Meals at St. Tikhon’s are mostly silent affairs. Monks and visitors listen as accounts of saints’ lives and the writings of Church Fathers are read aloud until the abbot rings a hand bell, prompting them all to rise for a short prayer. With the abbot’s permission, they then commence conversation and resume eating.

The monks at St. Tikhon’s sport long ponytails and patriarchal beards, and many wear dramatic kamilavka hats covered with black veils during church services. While Catholic monks’ habits vary depending on their order, Orthodox monks wear a standard outfit: a black cassock and belt and a raised black cap called a skufia. They do not shave or cut their hair, often bunching it into a ponytail or bun. Again unlike Catholic monks, who often don secular clothing for trips outside the monastery, Orthodox monks wear their habits constantly. Some monks at St. Tikhon’s told me they’ve been mistaken for Muslims while conducting business in Scranton. “Are you ISIS?” they have been asked.

Many monks at St. Tikhon’s converted to Orthodox Christianity from evangelical Protestantism. During my most recent visit, I met one who had worked as a top linguist in the military and left a lucrative career in linguistics to enter St. Tikhon’s seminary. Nathan expects to be ordained a priest next year and hopes to be assigned to a parish in Alaska, where he grew up.

“I spent a lot of years searching,” another monk told me. “I was an atheist, I shopped around. I’d go to Catholic and Anglican churches. Once I went into this really fancy high Anglican church, prayed, but when communion time came around, they started passing out little cups of grape juice. No way can I do this, I thought. Orthodoxy gives me the spiritual fullness that I had been searching for.”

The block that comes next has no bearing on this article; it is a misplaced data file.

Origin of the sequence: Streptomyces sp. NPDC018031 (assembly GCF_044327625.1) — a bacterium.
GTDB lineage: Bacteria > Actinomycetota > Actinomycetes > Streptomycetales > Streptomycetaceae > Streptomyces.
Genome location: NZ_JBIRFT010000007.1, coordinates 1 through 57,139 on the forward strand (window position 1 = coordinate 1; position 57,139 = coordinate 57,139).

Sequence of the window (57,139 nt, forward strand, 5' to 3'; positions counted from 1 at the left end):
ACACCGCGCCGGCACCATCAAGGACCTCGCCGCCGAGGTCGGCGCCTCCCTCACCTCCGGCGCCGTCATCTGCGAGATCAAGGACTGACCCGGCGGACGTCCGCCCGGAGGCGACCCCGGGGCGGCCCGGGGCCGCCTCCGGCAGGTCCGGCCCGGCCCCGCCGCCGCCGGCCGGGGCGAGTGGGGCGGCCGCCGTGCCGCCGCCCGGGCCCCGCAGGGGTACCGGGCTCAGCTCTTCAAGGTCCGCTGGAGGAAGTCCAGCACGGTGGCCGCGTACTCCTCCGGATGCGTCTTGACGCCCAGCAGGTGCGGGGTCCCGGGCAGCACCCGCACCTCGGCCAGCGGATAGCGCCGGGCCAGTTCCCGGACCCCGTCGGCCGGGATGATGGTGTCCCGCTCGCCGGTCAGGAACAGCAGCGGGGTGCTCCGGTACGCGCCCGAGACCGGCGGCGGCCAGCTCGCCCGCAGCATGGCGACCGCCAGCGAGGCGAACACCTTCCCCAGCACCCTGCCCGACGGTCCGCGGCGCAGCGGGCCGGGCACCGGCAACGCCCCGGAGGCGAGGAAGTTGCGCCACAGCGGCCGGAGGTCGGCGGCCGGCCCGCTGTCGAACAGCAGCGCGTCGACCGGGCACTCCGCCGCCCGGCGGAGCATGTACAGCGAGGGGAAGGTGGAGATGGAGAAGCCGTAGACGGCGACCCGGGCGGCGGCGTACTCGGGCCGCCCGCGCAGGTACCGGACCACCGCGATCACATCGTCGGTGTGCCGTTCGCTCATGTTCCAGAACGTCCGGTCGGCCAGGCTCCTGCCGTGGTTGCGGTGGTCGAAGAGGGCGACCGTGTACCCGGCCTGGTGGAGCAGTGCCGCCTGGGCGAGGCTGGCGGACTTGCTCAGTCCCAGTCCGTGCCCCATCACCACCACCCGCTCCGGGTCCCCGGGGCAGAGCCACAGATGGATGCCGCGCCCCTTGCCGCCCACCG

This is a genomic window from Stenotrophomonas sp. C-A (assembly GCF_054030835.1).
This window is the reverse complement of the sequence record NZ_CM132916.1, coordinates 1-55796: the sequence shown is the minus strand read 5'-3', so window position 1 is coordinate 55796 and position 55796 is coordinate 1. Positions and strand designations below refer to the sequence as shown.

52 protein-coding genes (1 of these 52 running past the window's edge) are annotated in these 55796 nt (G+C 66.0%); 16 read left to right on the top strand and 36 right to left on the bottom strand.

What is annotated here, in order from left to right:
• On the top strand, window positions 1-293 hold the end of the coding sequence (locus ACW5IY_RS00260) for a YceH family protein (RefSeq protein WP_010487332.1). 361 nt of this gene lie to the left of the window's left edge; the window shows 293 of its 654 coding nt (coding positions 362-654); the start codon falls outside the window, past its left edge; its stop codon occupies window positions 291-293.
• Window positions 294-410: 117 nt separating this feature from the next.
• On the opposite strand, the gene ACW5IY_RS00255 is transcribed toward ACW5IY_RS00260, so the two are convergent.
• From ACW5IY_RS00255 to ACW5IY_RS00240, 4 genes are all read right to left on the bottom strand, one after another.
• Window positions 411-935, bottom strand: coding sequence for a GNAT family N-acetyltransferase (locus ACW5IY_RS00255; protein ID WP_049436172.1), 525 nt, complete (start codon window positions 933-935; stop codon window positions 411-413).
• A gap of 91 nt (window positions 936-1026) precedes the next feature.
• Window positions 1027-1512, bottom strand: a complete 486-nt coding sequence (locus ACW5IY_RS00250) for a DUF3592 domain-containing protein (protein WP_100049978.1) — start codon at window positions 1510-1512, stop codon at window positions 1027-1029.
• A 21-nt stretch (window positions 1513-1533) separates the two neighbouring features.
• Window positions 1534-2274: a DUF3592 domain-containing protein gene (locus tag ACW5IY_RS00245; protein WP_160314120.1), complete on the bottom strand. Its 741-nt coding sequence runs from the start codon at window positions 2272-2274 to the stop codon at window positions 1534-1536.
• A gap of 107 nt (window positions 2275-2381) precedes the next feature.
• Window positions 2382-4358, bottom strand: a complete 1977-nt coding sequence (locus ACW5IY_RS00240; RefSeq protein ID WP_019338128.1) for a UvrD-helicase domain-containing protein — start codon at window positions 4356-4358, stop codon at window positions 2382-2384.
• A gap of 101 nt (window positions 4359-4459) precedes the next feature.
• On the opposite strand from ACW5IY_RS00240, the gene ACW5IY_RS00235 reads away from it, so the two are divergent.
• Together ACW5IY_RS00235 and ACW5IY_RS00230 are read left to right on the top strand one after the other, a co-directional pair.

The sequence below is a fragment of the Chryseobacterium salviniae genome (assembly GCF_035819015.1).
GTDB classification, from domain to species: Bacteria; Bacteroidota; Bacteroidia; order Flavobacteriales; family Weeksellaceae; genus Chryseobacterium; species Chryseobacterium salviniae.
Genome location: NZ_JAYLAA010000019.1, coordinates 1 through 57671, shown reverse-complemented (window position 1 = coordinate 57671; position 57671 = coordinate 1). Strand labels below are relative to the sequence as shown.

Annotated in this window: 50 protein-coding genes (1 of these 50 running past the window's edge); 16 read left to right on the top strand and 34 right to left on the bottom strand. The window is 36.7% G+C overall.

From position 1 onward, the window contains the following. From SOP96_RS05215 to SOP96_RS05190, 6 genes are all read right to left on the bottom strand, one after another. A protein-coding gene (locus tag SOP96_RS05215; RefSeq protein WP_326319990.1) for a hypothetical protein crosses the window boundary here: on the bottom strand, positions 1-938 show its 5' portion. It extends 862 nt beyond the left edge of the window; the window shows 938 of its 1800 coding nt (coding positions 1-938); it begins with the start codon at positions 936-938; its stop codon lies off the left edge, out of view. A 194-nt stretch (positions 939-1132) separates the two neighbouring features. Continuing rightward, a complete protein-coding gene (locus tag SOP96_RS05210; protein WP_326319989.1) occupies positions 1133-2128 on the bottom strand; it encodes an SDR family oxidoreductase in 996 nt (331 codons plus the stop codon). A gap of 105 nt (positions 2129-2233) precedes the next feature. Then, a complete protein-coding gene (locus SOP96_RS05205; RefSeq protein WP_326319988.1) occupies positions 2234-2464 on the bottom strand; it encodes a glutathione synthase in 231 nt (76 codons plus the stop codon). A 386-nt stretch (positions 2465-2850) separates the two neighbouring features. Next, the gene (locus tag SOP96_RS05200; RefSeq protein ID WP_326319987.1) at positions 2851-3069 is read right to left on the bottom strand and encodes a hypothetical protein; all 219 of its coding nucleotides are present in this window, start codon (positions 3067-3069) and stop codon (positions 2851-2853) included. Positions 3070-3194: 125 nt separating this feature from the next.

Another monk said he spent considerable time traveling the world and managing restaurants out West before entering a monastery in his mid-forties.

“It’s far better to become a monastic when you are in your twenties,” he said. “The problem of obedience is especially hard when you are considerably older than the Abbott. Becoming a monk in your mid-twenties is better, when you’ve had some life experiences but are still malleable,” he said.

In its 107-year history, St. Tikhon’s has courted its fair share of intrigue. Decades ago, a famous Serbian Metropolitan was poisoned to death during an overnight visit. A man seen entering and leaving the cleric’s room is the suspected murderer, and the Metropolitan’s vestments can be seen in St. Tikhon’s museum. In the 1960s, a monk suffered a heart attack while fishing in the hand-dug lake and drowned.

St. Tikhon’s musical and choral programs, directed by Benedict Sheehan, attract international attention. Sheehan once studied at St. Tikhon’s seminary but decided he was not suited to the priesthood and has since established a successful musical career. His work as chorus master on the 2020 Naxos release of Kastalsky’s Requiem for Fallen Brothers earned him a 2021 Grammy nomination. St. Tikhon’s has flourished as a musical training ground for many Orthodox parishes on the east coast, and part of the monastery’s museum, which contains priceless icons once owned by Czar Nicholas II, is used as a performance space.

Nestled in the Pocono Mountains, St. Tikhon’s influence is vaster than it appears.

Photo: Violette79